Vacant and Abandoned, housing crisis lives on in homes it has emptied
7322 South Laflin is a brick, two-story apartment building with broken windows and an unlocked front door. It wouldn’t look inhabited save for a few bottles of shampoo visible in one of the windows of the upper floor. It completed foreclosure in June of last year, when, like most foreclosures, it was sold back to the mortgage lender, Selene Finance LP.
A woman who lives nearby says that people still live there (“squatters’ rights”). After the housing crisis, says the woman (she declined to give her name), “people had no place to go so they moved in wherever they could get.” She points to a bullet hole in the basement window just left of the front door.
“Poor people had nothing and they took all their (explicative).”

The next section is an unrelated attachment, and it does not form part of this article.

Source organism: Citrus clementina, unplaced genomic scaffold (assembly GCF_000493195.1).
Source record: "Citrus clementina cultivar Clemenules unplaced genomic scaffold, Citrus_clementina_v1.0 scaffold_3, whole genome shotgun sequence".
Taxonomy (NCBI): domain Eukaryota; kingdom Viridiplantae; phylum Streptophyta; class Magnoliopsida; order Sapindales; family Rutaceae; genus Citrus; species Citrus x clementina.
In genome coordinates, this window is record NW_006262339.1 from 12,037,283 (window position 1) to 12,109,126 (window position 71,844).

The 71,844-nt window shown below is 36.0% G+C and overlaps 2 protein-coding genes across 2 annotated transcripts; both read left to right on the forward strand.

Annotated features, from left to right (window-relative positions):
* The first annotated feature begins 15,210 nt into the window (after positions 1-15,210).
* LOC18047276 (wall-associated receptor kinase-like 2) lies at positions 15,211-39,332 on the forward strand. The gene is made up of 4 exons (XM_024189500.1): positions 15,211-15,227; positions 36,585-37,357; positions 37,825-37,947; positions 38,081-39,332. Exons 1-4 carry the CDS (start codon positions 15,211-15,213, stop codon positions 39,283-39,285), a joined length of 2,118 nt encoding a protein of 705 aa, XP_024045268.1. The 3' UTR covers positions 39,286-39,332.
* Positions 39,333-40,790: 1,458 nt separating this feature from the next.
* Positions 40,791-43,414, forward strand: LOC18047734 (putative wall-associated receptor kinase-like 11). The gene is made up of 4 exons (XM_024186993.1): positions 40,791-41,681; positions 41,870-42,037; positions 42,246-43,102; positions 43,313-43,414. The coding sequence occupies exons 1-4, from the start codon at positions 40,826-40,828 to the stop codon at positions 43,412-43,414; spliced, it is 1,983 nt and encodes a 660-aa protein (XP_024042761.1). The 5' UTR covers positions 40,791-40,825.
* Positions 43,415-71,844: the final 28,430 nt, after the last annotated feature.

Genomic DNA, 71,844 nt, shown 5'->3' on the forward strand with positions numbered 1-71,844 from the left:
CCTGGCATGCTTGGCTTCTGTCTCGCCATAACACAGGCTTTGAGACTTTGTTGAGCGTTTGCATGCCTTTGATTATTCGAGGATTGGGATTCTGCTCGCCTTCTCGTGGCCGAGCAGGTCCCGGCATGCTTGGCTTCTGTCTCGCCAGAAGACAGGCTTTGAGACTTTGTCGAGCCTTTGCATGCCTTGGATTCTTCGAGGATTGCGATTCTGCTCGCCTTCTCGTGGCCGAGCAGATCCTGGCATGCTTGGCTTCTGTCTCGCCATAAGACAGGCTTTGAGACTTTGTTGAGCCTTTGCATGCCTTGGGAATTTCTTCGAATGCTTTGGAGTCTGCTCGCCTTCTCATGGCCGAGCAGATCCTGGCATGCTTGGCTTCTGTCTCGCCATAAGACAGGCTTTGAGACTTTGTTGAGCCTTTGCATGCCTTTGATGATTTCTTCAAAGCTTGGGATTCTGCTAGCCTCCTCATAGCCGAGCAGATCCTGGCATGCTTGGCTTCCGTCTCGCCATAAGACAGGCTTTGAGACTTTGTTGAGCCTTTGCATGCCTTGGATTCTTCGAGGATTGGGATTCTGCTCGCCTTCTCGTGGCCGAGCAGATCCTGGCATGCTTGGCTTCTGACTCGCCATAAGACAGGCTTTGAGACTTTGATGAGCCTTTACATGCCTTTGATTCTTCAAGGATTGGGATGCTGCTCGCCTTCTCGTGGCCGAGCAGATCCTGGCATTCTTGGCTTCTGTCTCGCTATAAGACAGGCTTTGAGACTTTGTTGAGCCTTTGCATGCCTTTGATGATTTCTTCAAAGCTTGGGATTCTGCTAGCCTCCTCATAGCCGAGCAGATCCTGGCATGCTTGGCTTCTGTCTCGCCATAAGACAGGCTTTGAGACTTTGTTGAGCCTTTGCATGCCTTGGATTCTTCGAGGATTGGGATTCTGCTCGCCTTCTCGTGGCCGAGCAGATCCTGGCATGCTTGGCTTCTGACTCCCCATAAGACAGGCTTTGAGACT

“They”—in this case, Selene Finance LP—still haven’t claimed official ownership of the property. That’s because after the auction that completes the foreclosure process, it is incumbent on the new owner of the property to file the deed with the Cook County Recorder of Deeds. At the vast majority of foreclosure auctions in Cook County there are no buyers, and the properties go back into the hands of the mortgage lender. But it is not in the lender’s interest to claim ownership of the property until it wants to make a sale. As long as the deed goes unrecorded, the lender that owns the building can avoid property taxes, vacant building regulations and fees, utilities bills, and essentially all accountability for the property…Please click here to read John Gamino’s full story in the South Side Weekly.